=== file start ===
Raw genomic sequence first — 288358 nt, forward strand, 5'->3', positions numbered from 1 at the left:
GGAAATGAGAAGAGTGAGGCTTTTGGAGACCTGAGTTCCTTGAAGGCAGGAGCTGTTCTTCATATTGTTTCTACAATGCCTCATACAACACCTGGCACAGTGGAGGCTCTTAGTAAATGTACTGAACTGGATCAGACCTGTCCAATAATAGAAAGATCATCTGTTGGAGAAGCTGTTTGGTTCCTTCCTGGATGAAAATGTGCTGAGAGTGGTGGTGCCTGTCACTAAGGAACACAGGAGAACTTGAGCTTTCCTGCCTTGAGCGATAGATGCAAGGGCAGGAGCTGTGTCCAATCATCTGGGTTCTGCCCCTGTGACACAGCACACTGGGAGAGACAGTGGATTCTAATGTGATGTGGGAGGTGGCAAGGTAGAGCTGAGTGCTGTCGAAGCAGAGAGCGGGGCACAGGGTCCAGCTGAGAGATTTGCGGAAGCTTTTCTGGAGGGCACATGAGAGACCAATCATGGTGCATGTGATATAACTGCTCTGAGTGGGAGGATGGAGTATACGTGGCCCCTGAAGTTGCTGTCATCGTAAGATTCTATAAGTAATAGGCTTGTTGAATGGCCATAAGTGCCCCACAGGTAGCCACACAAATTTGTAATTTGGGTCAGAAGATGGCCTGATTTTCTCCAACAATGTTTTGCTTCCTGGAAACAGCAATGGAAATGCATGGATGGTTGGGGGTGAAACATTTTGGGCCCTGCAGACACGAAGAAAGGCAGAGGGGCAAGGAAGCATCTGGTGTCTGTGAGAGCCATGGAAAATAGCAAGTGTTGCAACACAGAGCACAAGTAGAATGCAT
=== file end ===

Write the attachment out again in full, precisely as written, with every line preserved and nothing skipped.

Raw genomic sequence first — 288358 nt, forward strand, 5'->3', positions numbered from 1 at the left:
GGAAATGAGAAGAGTGAGGCTTTTGGAGACCTGAGTTCCTTGAAGGCAGGAGCTGTTCTTCATATTGTTTCTACAATGCCTCATACAACACCTGGCACAGTGGAGGCTCTTAGTAAATGTACTGAACTGGATCAGACCTGTCCAATAATAGAAAGATCATCTGTTGGAGAAGCTGTTTGGTTCCTTCCTGGATGAAAATGTGCTGAGAGTGGTGGTGCCTGTCACTAAGGAACACAGGAGAACTTGAGCTTTCCTGCCTTGAGCGATAGATGCAAGGGCAGGAGCTGTGTCCAATCATCTGGGTTCTGCCCCTGTGACACAGCACACTGGGAGAGACAGTGGATTCTAATGTGATGTGGGAGGTGGCAAGGTAGAGCTGAGTGCTGTCGAAGCAGAGAGCGGGGCACAGGGTCCAGCTGAGAGATTTGCGGAAGCTTTTCTGGAGGGCACATGAGAGACCAATCATGGTGCATGTGATATAACTGCTCTGAGTGGGAGGATGGAGTATACGTGGCCCCTGAAGTTGCTGTCATCGTAAGATTCTATAAGTAATAGGCTTGTTGAATGGCCATAAGTGCCCCACAGGTAGCCACACAAATTTGTAATTTGGGTCAGAAGATGGCCTGATTTTCTCCAACAATGTTTTGCTTCCTGGAAACAGCAATGGAAATGCATGGATGGTTGGGGGTGAAACATTTTGGGCCCTGCAGACACGAAGAAAGGCAGAGGGGCAAGGAAGCATCTGGTGTCTGTGAGAGCCATGGAAAATAGCAAGTGTTGCAACACAGAGCACAAGTAGAATGCAT